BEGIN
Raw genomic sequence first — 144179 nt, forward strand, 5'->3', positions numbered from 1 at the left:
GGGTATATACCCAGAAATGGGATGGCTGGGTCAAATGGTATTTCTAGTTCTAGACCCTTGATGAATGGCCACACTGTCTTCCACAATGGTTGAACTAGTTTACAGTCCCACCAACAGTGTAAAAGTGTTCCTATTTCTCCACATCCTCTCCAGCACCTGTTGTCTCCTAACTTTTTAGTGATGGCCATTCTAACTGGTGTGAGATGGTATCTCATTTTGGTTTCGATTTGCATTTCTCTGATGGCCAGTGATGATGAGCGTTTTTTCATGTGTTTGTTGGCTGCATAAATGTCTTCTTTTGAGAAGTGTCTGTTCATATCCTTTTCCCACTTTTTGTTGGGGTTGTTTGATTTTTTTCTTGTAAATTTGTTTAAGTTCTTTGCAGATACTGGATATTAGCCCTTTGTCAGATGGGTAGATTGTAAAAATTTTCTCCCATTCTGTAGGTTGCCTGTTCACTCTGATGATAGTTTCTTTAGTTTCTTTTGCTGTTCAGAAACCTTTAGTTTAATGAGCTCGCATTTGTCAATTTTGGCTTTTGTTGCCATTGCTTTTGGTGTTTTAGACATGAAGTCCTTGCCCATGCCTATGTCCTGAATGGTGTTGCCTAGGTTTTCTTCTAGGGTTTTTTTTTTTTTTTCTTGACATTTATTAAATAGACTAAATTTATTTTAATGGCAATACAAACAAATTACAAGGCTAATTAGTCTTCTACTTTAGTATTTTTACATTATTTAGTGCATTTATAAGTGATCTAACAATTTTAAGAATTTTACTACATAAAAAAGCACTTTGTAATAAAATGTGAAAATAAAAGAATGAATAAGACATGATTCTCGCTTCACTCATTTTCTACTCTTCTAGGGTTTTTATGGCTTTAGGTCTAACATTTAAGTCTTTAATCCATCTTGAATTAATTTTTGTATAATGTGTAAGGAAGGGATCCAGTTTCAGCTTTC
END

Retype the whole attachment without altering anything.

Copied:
Raw genomic sequence first — 144179 nt, forward strand, 5'->3', positions numbered from 1 at the left:
GGGTATATACCCAGAAATGGGATGGCTGGGTCAAATGGTATTTCTAGTTCTAGACCCTTGATGAATGGCCACACTGTCTTCCACAATGGTTGAACTAGTTTACAGTCCCACCAACAGTGTAAAAGTGTTCCTATTTCTCCACATCCTCTCCAGCACCTGTTGTCTCCTAACTTTTTAGTGATGGCCATTCTAACTGGTGTGAGATGGTATCTCATTTTGGTTTCGATTTGCATTTCTCTGATGGCCAGTGATGATGAGCGTTTTTTCATGTGTTTGTTGGCTGCATAAATGTCTTCTTTTGAGAAGTGTCTGTTCATATCCTTTTCCCACTTTTTGTTGGGGTTGTTTGATTTTTTTCTTGTAAATTTGTTTAAGTTCTTTGCAGATACTGGATATTAGCCCTTTGTCAGATGGGTAGATTGTAAAAATTTTCTCCCATTCTGTAGGTTGCCTGTTCACTCTGATGATAGTTTCTTTAGTTTCTTTTGCTGTTCAGAAACCTTTAGTTTAATGAGCTCGCATTTGTCAATTTTGGCTTTTGTTGCCATTGCTTTTGGTGTTTTAGACATGAAGTCCTTGCCCATGCCTATGTCCTGAATGGTGTTGCCTAGGTTTTCTTCTAGGGTTTTTTTTTTTTTTTCTTGACATTTATTAAATAGACTAAATTTATTTTAATGGCAATACAAACAAATTACAAGGCTAATTAGTCTTCTACTTTAGTATTTTTACATTATTTAGTGCATTTATAAGTGATCTAACAATTTTAAGAATTTTACTACATAAAAAAGCACTTTGTAATAAAATGTGAAAATAAAAGAATGAATAAGACATGATTCTCGCTTCACTCATTTTCTACTCTTCTAGGGTTTTTATGGCTTTAGGTCTAACATTTAAGTCTTTAATCCATCTTGAATTAATTTTTGTATAATGTGTAAGGAAGGGATCCAGTTTCAGCTTTC